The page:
The Episcopal Church has approved a liturgy that will allow priests to bless same-sex couples, making the church the biggest in the United States to endorse such a rite.
Starting on Dec. 2, the first Sunday of Advent, priests whose bishops give the OK will be allowed to bless the unions of gay and lesbian couples, whether same-sex marriage is legal in that state or not. (It’s currently legal in six states, as well as in Washington, D.C.)
The church’s two voting bodies approved the rite by nearly an 80% majority Tuesday at the Episcopal General Convention in Indianapolis.
“There is a place in this process for every Episcopalian regardless of their level of support,” Bishop Thomas Ely of Vermont said during the debate, according to a story on the Episcopal Church website. “Read it. Reflect upon it. Use it, but please don’t ignore it.”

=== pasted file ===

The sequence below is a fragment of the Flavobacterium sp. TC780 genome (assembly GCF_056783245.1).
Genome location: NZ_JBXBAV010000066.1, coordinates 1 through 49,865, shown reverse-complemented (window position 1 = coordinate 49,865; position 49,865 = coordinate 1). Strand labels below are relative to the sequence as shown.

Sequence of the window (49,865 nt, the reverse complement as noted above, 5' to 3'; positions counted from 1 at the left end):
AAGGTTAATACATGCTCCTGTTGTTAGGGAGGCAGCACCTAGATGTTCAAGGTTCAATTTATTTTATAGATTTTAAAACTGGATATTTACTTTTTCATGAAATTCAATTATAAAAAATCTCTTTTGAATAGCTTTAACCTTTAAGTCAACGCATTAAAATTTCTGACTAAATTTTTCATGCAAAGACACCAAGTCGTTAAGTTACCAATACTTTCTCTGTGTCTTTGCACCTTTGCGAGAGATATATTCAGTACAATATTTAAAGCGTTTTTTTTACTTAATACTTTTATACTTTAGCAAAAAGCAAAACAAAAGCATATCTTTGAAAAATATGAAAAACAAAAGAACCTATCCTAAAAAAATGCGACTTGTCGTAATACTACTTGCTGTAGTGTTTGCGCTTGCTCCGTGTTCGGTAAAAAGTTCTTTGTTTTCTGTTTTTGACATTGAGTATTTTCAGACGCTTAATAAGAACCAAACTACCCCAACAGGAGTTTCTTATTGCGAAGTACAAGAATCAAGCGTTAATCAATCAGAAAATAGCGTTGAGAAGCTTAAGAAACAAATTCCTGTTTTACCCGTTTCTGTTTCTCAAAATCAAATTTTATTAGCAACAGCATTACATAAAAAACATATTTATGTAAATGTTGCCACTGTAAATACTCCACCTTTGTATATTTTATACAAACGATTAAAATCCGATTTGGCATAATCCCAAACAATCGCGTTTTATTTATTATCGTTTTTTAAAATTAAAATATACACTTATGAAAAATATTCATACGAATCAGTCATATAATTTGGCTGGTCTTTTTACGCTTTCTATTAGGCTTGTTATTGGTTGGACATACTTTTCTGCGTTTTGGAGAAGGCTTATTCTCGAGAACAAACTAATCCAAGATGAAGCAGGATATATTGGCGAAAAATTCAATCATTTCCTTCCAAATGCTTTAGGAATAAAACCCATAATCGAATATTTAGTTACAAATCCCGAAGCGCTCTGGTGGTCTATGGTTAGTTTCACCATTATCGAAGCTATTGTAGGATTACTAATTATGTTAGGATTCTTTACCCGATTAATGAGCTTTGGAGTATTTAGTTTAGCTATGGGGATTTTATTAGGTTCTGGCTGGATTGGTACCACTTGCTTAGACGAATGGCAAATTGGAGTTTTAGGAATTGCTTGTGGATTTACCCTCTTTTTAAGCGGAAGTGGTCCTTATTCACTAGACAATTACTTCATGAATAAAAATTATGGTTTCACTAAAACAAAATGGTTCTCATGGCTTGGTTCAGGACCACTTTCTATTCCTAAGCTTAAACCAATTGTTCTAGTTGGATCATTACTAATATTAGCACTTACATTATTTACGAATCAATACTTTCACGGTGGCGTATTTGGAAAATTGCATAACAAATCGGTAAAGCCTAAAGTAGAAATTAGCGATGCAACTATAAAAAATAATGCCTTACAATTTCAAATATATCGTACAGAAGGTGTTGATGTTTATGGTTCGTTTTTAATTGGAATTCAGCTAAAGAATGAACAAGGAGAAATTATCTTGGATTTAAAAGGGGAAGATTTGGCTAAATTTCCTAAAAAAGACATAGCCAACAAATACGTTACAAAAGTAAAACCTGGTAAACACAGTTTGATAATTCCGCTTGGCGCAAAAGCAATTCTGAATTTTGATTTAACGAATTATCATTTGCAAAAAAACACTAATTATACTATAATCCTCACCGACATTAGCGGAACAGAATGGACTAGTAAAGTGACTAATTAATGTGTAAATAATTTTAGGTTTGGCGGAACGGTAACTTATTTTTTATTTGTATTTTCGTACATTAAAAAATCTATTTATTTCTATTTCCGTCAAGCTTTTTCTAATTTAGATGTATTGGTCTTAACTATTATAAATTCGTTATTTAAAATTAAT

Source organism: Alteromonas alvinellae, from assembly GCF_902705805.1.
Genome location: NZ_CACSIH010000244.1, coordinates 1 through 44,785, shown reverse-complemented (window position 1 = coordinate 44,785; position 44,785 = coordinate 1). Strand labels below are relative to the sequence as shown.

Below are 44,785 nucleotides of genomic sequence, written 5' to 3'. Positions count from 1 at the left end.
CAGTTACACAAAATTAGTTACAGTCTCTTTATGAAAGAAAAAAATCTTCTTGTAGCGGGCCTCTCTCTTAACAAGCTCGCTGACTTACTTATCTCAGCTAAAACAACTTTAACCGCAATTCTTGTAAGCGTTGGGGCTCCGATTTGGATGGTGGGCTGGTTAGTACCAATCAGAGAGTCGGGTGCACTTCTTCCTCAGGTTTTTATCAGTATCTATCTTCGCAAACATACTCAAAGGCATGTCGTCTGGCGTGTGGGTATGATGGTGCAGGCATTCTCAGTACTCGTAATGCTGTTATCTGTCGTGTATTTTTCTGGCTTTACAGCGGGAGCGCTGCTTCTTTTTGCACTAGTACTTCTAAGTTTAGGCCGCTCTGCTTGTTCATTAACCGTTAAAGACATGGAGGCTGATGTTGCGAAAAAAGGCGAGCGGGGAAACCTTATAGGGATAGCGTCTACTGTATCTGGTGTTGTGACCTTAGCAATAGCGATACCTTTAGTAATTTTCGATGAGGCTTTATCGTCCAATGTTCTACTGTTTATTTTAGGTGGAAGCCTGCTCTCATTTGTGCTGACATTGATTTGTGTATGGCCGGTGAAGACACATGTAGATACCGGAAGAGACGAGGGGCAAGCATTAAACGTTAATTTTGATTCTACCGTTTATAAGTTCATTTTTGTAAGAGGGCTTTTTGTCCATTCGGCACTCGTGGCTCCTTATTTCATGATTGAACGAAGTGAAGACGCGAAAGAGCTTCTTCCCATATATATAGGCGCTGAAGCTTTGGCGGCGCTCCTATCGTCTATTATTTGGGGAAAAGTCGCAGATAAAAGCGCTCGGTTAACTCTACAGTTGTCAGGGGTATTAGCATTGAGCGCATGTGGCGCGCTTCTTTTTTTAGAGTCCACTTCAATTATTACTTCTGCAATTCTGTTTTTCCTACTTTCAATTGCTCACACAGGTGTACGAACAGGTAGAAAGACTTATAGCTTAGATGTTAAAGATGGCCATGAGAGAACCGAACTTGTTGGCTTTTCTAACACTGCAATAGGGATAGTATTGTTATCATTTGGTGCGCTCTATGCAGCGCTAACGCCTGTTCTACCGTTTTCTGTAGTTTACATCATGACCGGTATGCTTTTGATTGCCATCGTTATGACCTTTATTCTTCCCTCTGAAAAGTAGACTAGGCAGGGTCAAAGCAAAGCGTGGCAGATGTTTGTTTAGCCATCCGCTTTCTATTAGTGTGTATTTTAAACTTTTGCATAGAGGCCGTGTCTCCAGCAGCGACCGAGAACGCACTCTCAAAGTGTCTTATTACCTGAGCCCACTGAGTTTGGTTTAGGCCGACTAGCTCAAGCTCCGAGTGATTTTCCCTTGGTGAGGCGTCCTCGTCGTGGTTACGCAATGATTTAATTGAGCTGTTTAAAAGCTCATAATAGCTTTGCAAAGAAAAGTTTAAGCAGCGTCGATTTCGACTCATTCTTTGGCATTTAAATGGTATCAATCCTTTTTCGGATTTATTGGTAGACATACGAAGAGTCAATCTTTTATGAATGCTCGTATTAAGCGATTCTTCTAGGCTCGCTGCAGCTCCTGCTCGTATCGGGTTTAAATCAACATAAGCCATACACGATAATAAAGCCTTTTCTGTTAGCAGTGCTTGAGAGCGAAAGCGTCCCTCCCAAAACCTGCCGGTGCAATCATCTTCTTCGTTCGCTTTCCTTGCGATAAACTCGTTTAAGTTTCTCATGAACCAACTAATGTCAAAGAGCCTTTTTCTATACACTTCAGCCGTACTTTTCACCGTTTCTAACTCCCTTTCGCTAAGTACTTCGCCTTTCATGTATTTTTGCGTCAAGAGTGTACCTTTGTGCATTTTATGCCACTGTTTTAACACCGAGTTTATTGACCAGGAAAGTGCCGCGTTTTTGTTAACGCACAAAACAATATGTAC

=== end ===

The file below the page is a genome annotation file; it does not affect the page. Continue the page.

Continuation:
The ceremony is not referred to as marriage, but it can be used in marriage ceremonies in those states where gay marriage is legal. Bishops who do not wish to use the liturgy are allowed to opt out of its use.
The blessing is called “The Witnessing and Blessing of a Lifelong Covenant,” and includes prayers and vows. The liturgy includes “I do” and an exchange of rings. Notably absent are the words “husband,” “wife” and “marriage.”
“While the liturgy we have developed is not called ‘marriage,’ we recognize significant parallels,” the committee wrote in its handbook on blessing same-sex marriages, called “I Bless You, And You Will Be a Blessing.” “Two people publicly make a lifelong, monogamous commitment to one another with the exchange of solemn vows in a ritual that pronounces God’s blessing on their life together.”
The resolution will go up for another vote at the next triennial convention in 2015. In the meantime, the commission that proposed the liturgy will study its implementation.